School Apps

In an effort to communicate better with parents and students in a mobile culture, I started the Bloomingdale High School app in the Android and iOS stores in July 2014. In nearly three years it has over 9,500 users and has had over 258,000 views! Recently, I started an app for Boyette Springs Elementary, my kids’ school, that brought the school apps back in the spotlight.

Our app features social media feeds, like our Twitter run by our principal and our WBUL Youtube channel, so that they can see the latest news from these outlets without having to be a user of that social media network. Our course and club directories are featured, as well as current sports schedules. Guidance, news and grades are a click away, as are lunch menus, maps, the student handbook, and the calendar. You can email your teachers, or call the school at a click. Next year, we’re going to try to do salad and sandwich line pre-ordering via app too!

We use AppMakr/Infinite Monkeys as our publisher. It’s important to understand why we use this route: to publish in the Android store is a $25 one-time fee; to publish in the Apple store is a $99 annual fee. With a coupon code for student apps, the cost to us is free, avoiding the $99 annual fee (message me to learn more). It’s also a what you see is what you get editor, which means you can drag and drop icons in and adjust your app without any programming knowledge! My favorite part is that it pushes out instant updates without having to wait for Apple to approve the update!

You’ll spend the most time building the app itself. It needs clean, consistent graphics with a uniform look. There are some icons to pick from, but I prefer downloading my own from Flat Icon. You’ll want to create a banner for the top screen of the app as an image. From there, it’s deciding what features you want to include.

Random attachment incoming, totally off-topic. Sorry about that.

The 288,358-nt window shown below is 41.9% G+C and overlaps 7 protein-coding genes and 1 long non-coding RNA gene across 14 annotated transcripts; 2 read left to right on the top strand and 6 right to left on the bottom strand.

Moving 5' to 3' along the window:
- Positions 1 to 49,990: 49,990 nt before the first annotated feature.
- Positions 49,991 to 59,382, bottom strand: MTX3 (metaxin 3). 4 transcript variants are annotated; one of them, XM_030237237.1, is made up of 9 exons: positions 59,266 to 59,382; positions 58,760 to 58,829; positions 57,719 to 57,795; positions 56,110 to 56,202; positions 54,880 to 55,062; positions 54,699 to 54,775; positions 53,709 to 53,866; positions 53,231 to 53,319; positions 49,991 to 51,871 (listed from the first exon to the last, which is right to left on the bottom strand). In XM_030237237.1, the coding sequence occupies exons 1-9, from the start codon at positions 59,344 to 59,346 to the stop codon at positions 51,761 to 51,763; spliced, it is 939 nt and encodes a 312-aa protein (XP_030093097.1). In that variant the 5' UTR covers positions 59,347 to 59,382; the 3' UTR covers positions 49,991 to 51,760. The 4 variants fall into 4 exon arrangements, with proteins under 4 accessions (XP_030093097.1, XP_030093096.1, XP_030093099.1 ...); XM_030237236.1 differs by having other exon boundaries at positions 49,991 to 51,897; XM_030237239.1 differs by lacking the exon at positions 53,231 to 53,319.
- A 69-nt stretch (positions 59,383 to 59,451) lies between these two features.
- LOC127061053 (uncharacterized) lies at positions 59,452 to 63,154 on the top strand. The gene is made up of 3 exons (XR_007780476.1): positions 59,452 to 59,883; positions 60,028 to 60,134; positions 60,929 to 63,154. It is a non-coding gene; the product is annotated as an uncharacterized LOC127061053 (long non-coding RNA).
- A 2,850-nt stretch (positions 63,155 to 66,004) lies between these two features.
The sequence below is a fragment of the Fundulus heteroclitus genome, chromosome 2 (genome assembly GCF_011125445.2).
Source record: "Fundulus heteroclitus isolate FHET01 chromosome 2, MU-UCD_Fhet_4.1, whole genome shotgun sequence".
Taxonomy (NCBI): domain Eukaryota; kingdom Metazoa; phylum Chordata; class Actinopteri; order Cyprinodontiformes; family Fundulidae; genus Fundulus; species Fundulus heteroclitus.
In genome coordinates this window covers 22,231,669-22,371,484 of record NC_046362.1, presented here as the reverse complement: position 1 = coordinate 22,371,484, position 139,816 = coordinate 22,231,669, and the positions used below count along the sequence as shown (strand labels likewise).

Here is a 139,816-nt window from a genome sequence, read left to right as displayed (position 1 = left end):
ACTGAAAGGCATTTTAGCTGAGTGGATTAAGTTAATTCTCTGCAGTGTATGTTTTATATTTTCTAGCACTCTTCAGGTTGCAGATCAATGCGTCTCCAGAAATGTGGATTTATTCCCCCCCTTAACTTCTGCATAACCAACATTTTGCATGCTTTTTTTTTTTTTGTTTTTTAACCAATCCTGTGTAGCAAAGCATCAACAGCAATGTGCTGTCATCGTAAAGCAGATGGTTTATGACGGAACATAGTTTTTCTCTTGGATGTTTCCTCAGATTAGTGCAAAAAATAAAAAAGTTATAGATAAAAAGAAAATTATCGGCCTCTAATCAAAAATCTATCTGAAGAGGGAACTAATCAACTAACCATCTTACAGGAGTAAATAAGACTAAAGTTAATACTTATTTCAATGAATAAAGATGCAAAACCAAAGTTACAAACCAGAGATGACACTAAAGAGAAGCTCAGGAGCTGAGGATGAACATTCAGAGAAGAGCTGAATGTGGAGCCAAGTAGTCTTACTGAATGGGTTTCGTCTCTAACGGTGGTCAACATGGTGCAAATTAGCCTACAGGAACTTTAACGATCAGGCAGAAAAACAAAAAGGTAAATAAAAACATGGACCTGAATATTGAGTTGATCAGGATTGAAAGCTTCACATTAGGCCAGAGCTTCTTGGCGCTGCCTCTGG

The most important thing to know about the Apple Store is that you only get two shots to get it approved, or you’re permanently banned. Here’s what you need to know to get approval:

  • Make sure your graphics are on point. If they’re misaligned, or inconsistent in appearance, they won’t approve of the aesthetic. Give the background a color that matches your banner (best bet is to learn the hexadecimal color value and use the same color).
  • Apple requires interactive features. That is, they don’t want your app to be a mobile website in function. Use AppMaker’s wall and chat features to allow parents to communicate, and add it in the app description. (Remember how I told you it makes instant updates? When we get our apps approved, we immediately delete these features! The thought of unregulated conversation on school apps scares us a little. Or a lot.)
  • Make sure that each link is good–is there content under each click? The AppMakr has a demo view and will allow you to text a web preview to your phone to try it out.

Once you get Apple approved, it’s very easy! Android access is immediate without approval, and they send you all the graphics and uploads you need for a successful Android launch. I recommend you get your webmaster behind this, so they can help you in keeping it updated regularly, and download the Bloomingdale and Boyette Springs apps for inspiration. Happy app building!

Strategy Lists

As a part of our teacher led PD project, we empowered teachers at our school to come together and share strategies they use that focus on specific topics that either improve questioning and discussion, or assessment. I’ve posted those lists on my website as resources, and for space, have condensed them as links here.


Questioning & Discussion: